Key to freight demand in '09 were the traditional drivers, the most intuitive being the housing industry and the movement of building materials, merchandise traffic destined for retailers, and consumer spending.
2009 saw year-over-year housing starts drop by 12.4%, yet November monthly activity rose over October by a robust 9%. Further, housing permits issued for new construction were up 6% over 2008.
Import container volumes act as a rough yardstick for gauging consumer demand: think Wal-Mart, Target and Sears. As of September 2009, container import traffic USA-wide was off by 17% from 2008. Retail inventory buildup worries? Not anytime soon judging by those numbers.
Offering hope for 2010, consumer spending improved in November 2009 with a .7 percent increase over previous months. Further, personal income rose by .2 percent. Also adding to evidence of an improving economy, November retail sales were up 1.9% over last November.
Will the Economy be the story of 2010? Nobody knows. The many failed predictions on this recession, leaves even the most optimistic among us cynical. Why add yet another US economic forecast? After all, the economy is beyond our control. What we can do, however, is manage our 2010 costs. It's here in the cost outlook that I offer the cynics among you one more forecast.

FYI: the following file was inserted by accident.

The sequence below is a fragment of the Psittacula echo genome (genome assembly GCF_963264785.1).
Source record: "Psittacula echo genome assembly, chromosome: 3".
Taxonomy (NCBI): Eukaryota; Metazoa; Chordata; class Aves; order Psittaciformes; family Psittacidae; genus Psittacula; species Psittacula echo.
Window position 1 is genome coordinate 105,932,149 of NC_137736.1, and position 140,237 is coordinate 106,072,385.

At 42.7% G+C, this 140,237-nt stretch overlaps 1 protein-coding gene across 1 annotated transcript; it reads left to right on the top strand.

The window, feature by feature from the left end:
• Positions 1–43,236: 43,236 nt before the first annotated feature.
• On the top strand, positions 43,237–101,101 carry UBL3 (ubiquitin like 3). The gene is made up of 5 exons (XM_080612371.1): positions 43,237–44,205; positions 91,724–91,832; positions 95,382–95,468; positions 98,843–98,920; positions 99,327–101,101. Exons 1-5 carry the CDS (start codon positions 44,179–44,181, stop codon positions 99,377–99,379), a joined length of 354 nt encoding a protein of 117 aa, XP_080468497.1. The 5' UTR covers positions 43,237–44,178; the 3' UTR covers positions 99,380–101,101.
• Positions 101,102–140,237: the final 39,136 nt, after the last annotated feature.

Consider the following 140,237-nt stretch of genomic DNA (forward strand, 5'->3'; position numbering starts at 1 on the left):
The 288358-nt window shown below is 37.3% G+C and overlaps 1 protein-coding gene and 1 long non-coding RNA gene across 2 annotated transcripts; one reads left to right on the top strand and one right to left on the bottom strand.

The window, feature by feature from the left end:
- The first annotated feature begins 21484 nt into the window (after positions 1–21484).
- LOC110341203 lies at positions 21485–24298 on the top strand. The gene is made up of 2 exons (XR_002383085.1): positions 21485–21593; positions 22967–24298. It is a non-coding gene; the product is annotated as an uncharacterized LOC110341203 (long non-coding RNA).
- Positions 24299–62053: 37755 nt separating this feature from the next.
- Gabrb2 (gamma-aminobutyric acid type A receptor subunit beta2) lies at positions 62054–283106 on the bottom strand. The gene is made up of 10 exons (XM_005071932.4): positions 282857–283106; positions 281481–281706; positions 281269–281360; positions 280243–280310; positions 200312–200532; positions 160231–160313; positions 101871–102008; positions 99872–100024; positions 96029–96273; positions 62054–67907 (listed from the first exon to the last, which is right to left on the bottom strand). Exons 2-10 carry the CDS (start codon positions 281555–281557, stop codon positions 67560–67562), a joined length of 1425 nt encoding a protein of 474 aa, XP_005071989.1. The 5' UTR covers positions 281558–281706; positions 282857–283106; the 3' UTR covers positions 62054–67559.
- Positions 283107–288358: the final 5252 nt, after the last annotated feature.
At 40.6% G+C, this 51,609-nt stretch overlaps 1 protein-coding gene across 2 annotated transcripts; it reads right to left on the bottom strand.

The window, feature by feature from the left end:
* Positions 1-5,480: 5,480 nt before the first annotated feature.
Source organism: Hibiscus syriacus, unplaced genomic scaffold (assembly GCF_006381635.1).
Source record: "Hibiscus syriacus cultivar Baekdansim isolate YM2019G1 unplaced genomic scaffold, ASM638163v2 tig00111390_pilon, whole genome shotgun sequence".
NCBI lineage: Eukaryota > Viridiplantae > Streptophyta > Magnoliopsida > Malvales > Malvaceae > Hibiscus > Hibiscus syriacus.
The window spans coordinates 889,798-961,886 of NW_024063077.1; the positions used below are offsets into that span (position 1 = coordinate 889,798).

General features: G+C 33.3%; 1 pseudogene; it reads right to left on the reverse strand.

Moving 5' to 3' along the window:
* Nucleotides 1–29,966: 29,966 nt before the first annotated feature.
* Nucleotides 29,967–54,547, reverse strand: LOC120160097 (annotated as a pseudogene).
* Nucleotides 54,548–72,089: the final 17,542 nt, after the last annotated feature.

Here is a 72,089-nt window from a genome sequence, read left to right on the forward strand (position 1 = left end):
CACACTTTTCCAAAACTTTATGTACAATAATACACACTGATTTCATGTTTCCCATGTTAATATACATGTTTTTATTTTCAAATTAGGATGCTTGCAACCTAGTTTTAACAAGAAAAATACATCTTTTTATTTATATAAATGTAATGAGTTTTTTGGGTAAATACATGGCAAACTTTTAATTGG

Consider the industry's major cost components: driver wages and benefits, fuel prices, new trucks, repair parts, loan rates and insurance costs. Using publicly available information, here is what to expect in 2010:
- Driver Wages (including benefits) are currently $21.41 an hour (65% salary and 35% benefits); this should remain flat through 2010.
- Diesel Fuel Prices, per the Dept. of Energy, are forecasted to go up by 20% in 2010 from DOE's 2009 number of $2.46 per gallon to $2.96 per gallon. So budget for this increase, and enjoy any savings later, if prices fall.
- New Heavy Trucks (33,000 lbs and above) Prices are up 4% over last year using the Dept. of Labor, Bureau of Labor Statistics historic averages.
- Interest Rates for business loans are expected to remain untouched per the Federal Reserve's December 16th announcement citing tight credit and the job losses.
- Now for a little good news; Repair Parts for your fleet will not cost anymore than they did in 2009.
- Insurance Premiums are also good news, with the insurance industry seeing a 3-year negative premium growth, it's a declining market for the first time since 1930-1933! So, now may be the time to negotiate.
About the writer: as this is my first post for BTTV, you may be wondering who I am to be writing about cost forecasts for the trucking industry. My background includes a stint at the ATA, working on Trucking finance, tax and insurance matters. Before that, I worked on transport matters for another industry and earlier on, worked for several shippers. That is, I touched cardboard, a lot. I welcome your feedback, input, thoughts, etc., so please feel free to email me at email@example.com.